The forest department will install five new camera traps in Manger, Ghata, Wazirabad and Bandhwari areas, according to officials.
Over the weekend, a camera installed in the Mangar-Bandhwari area captured clear footage of a full-grown leopard, indicating that the forested areas in the region can still serve as a wildlife habitat for Delhi-NCR.
At present, there are two camera traps in the five-six acre area to monitor movement of wild animals. The area, which is also close to Asola Bhatti sanctuary, provides adequate food and space for the survival of leopards.
“We will assess the presence of major wildlife species in the Aravallis, especially leopards and other predators. The area has good vegetation, which provides ample space for animals to hide and hunt,” said MD Sinha, conservator of forests, south Haryana.
Environment activists said that such leopard sightings rule out any doubts about the presence of wildlife in the area. “Sightings of wild animals in Aravallis are high. However, there are no protection measures by the state government in place to provide a safe haven to the animals,” said Amit Chaudhary, environmental activist.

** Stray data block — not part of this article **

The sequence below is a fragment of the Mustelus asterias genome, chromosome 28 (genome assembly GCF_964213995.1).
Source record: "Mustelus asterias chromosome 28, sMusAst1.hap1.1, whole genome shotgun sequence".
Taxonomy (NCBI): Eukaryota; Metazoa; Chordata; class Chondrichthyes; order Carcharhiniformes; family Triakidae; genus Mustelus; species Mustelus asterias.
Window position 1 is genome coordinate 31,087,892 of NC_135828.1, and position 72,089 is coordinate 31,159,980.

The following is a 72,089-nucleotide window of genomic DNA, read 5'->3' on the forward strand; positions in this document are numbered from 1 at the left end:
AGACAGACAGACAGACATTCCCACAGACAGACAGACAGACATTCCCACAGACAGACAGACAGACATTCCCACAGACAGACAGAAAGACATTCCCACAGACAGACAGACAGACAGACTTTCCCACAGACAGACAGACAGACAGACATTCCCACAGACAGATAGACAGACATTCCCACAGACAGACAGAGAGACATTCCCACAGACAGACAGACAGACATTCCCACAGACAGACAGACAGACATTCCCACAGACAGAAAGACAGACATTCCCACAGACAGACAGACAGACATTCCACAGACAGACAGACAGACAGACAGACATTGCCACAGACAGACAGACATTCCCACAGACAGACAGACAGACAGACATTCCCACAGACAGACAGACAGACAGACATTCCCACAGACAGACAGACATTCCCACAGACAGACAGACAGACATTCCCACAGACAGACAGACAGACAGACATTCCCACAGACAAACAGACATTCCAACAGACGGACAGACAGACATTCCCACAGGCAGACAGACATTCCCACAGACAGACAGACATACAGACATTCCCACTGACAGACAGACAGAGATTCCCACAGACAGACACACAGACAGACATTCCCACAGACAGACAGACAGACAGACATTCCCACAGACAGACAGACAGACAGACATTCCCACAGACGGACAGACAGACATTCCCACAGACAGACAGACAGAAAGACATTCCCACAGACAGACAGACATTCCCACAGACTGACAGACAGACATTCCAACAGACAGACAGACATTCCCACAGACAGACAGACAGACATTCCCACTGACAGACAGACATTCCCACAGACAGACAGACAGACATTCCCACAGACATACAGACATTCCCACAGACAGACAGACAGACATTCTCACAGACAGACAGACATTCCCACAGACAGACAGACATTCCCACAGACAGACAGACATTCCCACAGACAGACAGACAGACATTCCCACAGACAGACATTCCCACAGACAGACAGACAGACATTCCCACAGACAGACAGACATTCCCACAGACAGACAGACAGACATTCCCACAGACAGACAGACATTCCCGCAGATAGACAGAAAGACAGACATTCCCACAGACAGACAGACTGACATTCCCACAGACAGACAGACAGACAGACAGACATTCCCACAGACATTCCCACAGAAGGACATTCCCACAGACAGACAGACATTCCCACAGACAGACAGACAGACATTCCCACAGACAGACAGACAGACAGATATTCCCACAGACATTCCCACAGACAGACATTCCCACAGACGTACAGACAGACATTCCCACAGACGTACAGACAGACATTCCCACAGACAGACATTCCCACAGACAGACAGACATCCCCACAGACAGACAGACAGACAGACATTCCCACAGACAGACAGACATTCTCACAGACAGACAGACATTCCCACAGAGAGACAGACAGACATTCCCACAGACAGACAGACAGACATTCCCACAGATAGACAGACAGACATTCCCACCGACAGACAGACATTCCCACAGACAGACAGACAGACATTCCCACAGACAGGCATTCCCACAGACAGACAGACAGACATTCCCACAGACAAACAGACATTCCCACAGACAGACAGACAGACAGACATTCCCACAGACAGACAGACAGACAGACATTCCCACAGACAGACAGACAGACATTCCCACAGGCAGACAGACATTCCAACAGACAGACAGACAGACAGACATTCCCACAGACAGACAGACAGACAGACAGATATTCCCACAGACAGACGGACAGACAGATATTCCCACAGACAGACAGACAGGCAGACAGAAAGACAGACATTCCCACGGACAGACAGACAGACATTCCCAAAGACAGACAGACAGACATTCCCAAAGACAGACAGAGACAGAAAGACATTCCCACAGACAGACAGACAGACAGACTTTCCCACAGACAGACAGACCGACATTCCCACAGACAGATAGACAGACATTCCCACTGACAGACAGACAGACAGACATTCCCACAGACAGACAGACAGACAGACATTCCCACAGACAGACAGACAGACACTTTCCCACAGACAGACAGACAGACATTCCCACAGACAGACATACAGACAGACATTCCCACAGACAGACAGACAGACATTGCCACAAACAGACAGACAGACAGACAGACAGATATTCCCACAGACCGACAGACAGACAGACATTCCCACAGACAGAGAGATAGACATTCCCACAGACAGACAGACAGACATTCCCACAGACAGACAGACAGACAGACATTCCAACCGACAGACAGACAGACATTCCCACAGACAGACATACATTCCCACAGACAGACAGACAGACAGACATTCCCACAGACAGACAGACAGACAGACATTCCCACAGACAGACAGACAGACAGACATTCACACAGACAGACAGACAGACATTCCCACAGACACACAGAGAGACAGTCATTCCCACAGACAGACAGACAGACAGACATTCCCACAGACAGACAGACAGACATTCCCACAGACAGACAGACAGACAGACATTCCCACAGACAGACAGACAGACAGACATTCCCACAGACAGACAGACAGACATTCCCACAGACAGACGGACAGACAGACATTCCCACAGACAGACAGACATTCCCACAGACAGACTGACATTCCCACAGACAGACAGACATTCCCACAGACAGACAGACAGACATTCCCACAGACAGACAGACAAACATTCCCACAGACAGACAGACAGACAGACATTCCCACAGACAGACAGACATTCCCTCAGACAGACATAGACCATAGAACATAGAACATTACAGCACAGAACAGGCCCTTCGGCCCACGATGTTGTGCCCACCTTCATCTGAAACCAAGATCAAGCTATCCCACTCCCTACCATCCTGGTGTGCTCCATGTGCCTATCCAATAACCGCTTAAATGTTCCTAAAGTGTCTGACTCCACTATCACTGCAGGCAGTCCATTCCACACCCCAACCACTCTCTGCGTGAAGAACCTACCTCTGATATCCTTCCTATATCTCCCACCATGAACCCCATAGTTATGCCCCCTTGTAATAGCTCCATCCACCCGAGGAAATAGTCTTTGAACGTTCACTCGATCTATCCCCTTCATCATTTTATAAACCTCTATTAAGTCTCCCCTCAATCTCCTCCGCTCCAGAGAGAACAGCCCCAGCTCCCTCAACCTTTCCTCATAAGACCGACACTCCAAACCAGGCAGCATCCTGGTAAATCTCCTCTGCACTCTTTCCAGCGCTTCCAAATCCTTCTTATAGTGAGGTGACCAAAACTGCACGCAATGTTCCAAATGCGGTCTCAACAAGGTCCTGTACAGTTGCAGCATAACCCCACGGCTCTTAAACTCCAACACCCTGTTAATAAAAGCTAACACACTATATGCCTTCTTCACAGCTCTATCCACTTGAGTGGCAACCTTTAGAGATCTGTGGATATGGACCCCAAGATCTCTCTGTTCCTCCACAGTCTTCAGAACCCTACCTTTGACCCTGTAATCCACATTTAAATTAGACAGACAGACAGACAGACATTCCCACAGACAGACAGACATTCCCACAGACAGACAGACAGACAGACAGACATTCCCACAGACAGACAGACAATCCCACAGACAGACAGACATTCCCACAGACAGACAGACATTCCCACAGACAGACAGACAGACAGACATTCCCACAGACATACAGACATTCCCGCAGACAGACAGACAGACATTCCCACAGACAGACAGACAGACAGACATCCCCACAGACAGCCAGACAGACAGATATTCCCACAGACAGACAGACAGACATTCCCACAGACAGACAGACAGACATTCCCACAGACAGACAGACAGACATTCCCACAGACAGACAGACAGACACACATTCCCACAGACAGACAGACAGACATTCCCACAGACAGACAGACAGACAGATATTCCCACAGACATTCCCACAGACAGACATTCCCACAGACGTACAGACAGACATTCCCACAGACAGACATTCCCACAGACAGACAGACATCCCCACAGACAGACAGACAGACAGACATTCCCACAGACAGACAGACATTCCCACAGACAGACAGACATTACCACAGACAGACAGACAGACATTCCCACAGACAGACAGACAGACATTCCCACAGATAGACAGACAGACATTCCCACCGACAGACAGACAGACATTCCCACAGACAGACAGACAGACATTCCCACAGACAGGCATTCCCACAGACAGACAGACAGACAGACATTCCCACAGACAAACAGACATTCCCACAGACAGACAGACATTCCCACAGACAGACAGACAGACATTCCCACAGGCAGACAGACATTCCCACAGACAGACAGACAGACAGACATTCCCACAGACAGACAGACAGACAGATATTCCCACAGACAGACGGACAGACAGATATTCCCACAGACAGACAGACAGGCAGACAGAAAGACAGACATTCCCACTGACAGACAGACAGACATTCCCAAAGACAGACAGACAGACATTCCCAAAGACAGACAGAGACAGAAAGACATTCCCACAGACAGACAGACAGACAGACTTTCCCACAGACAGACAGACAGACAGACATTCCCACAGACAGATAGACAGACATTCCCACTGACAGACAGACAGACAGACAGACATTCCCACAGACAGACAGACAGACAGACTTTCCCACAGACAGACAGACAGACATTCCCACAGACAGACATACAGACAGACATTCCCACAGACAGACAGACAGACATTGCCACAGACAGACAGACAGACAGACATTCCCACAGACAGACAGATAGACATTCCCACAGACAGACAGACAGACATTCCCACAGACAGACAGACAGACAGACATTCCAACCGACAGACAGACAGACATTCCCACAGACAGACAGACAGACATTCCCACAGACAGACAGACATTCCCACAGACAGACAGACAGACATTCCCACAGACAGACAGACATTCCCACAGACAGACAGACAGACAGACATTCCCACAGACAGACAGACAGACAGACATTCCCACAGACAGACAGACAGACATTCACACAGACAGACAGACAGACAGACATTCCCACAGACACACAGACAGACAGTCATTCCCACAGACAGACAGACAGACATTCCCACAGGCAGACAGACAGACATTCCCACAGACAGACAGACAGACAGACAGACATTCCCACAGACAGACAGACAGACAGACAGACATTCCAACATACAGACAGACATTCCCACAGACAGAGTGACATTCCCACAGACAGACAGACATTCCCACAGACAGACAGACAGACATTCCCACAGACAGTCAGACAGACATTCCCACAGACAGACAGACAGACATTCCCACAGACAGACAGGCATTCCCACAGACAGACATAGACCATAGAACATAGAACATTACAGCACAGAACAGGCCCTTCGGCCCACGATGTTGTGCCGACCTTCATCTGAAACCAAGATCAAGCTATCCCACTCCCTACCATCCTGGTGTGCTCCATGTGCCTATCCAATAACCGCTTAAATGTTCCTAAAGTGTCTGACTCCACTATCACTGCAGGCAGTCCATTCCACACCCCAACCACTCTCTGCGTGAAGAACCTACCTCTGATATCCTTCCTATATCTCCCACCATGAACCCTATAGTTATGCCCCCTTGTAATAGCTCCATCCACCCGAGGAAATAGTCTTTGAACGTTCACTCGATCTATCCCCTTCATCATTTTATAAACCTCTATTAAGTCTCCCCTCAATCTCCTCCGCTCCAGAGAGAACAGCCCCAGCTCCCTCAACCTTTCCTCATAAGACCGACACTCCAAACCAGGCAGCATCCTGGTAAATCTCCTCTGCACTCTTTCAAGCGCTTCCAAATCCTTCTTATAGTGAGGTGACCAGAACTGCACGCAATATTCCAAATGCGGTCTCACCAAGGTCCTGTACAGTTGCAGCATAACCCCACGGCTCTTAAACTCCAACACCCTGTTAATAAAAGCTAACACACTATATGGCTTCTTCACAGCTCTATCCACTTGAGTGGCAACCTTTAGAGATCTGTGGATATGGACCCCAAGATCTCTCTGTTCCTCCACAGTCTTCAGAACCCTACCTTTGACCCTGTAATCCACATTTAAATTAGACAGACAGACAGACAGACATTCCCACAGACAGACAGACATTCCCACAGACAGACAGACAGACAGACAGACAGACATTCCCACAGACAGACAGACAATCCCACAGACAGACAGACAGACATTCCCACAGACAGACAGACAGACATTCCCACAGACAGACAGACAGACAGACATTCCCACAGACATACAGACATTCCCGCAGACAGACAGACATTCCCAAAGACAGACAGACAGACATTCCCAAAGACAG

“This area is under threat as it is close to the Bandhwari waste treatment plant and the district administration is seeking more land for its landfill,” said Vivek Kamboj, another activist.
Environmental activists have also suggested that corporates should join hands with the forest department to help conserve the area, under corporate social responsibility.
In January, the Wildlife Institute of India, Dehradun, started a survey in Mangar-Bandhwari, along with Sultanpur, Damdama, Badhkal and some areas of Mewat. The findings of the survey, which aims to map the wildlife in Aravallis besides ascertaining the land use and land cover of the mountain range, will be out this month. The last wildlife survey in Haryana was conducted in 2012.
In recent years, there have been frequent reports of leopard deaths in the area, leading the Haryana government to evaluate the presence of prey species.
The WII’s report will be used to address the problem of man-animal conflict. Sinha said the survey will help gather an estimate of the population of carnivore species and their potential preys. The numbers will help protect the two major ecosystems of the Aravallis and Shivaliks, he added.